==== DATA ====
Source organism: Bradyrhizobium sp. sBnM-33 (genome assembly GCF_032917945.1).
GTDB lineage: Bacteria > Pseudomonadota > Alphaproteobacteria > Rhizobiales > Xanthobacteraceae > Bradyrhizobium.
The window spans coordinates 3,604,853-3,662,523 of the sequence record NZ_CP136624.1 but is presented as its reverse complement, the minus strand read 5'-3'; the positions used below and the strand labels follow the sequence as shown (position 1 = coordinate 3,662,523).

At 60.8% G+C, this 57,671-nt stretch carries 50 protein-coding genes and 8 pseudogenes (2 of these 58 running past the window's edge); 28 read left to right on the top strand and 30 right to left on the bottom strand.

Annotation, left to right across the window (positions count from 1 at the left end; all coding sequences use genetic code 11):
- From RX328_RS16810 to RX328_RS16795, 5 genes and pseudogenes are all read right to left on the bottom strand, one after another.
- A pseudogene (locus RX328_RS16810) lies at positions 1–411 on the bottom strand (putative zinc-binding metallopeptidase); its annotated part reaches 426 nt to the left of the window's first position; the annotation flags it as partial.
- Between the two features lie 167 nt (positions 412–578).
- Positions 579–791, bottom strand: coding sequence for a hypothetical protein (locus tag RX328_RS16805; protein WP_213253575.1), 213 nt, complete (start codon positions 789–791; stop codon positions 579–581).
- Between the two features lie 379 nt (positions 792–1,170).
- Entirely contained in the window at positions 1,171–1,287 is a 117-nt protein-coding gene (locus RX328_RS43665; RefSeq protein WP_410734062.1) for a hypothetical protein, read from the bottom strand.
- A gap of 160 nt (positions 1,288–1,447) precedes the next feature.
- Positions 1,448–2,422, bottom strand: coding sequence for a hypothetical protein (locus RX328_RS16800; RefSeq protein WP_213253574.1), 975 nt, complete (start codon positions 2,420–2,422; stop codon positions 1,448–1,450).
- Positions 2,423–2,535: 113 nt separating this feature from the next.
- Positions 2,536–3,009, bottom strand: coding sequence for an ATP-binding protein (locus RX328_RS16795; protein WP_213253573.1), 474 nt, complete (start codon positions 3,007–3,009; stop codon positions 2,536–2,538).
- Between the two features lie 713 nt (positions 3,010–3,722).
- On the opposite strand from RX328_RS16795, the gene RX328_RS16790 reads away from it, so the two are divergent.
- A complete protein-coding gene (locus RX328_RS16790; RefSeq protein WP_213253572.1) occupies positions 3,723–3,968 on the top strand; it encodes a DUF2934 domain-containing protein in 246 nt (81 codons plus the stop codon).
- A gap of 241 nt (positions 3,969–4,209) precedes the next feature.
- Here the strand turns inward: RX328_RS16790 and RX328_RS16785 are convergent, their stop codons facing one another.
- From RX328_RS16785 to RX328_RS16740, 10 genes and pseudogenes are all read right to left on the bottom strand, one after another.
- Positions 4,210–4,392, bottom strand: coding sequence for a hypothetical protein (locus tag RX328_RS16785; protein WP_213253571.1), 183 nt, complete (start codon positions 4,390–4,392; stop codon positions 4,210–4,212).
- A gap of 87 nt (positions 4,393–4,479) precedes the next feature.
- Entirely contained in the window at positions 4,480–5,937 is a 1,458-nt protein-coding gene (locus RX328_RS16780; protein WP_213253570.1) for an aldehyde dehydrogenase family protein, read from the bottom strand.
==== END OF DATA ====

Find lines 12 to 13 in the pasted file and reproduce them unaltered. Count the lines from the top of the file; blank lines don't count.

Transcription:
- A gap of 160 nt (positions 1,288–1,447) precedes the next feature.
- Positions 1,448–2,422, bottom strand: coding sequence for a hypothetical protein (locus RX328_RS16800; RefSeq protein WP_213253574.1), 975 nt, complete (start codon positions 2,420–2,422; stop codon positions 1,448–1,450).